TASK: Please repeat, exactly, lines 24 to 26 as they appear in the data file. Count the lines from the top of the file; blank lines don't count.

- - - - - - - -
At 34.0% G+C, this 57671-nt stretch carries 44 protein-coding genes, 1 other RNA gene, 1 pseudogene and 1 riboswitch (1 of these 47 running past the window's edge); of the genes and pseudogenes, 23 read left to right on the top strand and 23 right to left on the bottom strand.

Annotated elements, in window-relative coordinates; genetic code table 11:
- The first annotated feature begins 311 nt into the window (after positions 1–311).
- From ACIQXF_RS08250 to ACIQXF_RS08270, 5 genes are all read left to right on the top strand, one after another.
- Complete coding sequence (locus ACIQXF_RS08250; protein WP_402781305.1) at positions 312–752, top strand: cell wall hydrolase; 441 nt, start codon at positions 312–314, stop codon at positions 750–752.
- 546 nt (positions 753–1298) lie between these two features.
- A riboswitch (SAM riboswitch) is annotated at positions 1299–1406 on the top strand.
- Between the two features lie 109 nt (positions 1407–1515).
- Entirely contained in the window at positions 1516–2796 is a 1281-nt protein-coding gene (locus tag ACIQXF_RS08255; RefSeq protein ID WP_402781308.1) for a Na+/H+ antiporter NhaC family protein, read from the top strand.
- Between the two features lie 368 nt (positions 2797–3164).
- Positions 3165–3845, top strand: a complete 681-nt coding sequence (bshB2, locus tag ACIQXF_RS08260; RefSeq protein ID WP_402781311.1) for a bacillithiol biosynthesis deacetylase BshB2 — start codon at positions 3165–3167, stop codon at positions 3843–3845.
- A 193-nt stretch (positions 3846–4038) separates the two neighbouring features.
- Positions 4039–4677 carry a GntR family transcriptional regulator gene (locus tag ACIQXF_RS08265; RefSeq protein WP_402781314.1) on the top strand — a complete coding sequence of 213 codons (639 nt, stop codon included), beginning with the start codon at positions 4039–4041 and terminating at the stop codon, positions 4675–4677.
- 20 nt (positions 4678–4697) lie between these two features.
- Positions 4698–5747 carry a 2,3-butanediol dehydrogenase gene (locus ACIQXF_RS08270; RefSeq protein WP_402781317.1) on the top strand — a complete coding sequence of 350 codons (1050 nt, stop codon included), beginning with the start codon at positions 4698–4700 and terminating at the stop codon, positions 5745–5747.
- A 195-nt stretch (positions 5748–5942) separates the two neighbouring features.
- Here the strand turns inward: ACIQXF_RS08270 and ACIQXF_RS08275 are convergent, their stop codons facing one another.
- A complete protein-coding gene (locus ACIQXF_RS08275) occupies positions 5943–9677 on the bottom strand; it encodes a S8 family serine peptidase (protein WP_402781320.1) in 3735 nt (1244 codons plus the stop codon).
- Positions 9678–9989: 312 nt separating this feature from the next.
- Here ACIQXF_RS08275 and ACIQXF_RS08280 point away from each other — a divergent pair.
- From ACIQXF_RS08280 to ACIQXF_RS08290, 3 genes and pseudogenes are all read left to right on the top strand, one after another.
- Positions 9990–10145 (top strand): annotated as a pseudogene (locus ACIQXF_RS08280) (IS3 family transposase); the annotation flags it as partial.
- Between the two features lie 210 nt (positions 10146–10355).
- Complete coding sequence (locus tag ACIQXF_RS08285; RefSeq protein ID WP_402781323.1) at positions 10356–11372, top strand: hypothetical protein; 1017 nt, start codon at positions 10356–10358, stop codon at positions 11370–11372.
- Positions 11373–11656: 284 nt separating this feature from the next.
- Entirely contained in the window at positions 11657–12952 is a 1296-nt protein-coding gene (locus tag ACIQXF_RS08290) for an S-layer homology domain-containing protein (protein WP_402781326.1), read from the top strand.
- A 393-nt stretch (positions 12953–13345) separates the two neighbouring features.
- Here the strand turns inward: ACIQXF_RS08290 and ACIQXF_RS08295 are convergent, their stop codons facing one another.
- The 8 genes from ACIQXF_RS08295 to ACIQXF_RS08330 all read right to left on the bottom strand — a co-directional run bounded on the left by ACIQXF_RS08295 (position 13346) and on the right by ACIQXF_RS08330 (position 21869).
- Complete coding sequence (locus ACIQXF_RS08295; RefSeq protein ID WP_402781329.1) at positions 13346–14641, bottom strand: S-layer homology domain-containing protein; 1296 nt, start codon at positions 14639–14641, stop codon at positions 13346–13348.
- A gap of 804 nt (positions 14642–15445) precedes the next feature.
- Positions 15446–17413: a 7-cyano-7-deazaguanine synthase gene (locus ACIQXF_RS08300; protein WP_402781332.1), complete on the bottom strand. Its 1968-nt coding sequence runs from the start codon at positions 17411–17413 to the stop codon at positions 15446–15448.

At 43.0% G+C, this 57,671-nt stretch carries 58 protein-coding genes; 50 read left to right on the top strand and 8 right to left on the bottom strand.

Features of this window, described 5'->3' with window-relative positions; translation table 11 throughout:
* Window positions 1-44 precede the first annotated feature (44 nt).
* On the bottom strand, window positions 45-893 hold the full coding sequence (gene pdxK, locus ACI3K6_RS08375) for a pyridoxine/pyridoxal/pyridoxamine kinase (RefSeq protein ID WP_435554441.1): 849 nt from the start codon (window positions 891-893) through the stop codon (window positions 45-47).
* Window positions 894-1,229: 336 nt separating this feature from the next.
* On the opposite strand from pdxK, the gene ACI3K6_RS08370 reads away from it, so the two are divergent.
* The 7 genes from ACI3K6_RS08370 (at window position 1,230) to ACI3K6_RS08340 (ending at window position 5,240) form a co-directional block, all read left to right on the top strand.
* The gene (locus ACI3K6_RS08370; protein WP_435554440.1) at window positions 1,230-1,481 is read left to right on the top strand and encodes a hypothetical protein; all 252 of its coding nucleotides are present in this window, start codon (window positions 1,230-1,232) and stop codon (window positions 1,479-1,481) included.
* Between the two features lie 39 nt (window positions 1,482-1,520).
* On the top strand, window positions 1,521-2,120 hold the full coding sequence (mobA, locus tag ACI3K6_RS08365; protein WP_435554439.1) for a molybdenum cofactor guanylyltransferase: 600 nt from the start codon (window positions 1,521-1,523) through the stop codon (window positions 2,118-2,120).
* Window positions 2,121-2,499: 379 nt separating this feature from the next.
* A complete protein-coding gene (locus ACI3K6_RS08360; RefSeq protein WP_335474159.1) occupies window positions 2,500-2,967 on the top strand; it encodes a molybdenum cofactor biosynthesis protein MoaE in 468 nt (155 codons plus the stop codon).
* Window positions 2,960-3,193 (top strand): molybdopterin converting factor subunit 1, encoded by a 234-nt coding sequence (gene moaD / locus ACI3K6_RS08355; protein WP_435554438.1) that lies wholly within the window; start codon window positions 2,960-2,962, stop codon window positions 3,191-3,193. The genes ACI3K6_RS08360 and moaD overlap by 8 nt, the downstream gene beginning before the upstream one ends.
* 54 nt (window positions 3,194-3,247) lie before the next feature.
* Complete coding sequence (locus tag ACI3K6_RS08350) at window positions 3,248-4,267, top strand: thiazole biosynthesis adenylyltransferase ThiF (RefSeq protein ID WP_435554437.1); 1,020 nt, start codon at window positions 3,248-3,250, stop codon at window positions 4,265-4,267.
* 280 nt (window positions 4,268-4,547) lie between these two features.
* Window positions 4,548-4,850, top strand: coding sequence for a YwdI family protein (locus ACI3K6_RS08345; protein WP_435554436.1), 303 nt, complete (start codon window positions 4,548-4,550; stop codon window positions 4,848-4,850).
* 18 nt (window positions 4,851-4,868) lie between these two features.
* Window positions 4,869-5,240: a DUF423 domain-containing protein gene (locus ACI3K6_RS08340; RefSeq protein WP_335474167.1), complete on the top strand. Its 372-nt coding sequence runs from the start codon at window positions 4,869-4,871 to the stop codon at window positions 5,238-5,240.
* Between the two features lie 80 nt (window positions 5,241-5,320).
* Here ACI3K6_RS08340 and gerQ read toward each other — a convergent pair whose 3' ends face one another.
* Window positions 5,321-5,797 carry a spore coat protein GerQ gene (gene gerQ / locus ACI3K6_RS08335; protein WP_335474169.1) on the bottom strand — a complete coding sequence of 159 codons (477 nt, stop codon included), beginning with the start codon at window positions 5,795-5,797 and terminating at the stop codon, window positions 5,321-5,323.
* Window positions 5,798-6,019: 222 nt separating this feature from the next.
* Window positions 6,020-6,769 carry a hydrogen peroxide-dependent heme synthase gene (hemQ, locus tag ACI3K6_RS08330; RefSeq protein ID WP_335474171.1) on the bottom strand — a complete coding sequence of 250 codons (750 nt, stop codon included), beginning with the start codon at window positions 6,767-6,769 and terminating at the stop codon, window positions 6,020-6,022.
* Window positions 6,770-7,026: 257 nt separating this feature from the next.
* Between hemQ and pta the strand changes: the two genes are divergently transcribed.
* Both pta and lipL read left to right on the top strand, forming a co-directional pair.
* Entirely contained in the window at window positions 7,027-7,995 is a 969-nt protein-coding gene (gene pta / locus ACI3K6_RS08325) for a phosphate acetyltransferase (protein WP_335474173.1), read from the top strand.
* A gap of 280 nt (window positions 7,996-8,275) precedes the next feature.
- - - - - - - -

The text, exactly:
- Complete coding sequence (locus tag ACIQXF_RS08285; RefSeq protein ID WP_402781323.1) at positions 10356–11372, top strand: hypothetical protein; 1017 nt, start codon at positions 10356–10358, stop codon at positions 11370–11372.
- Positions 11373–11656: 284 nt separating this feature from the next.
- Entirely contained in the window at positions 11657–12952 is a 1296-nt protein-coding gene (locus tag ACIQXF_RS08290) for an S-layer homology domain-containing protein (protein WP_402781326.1), read from the top strand.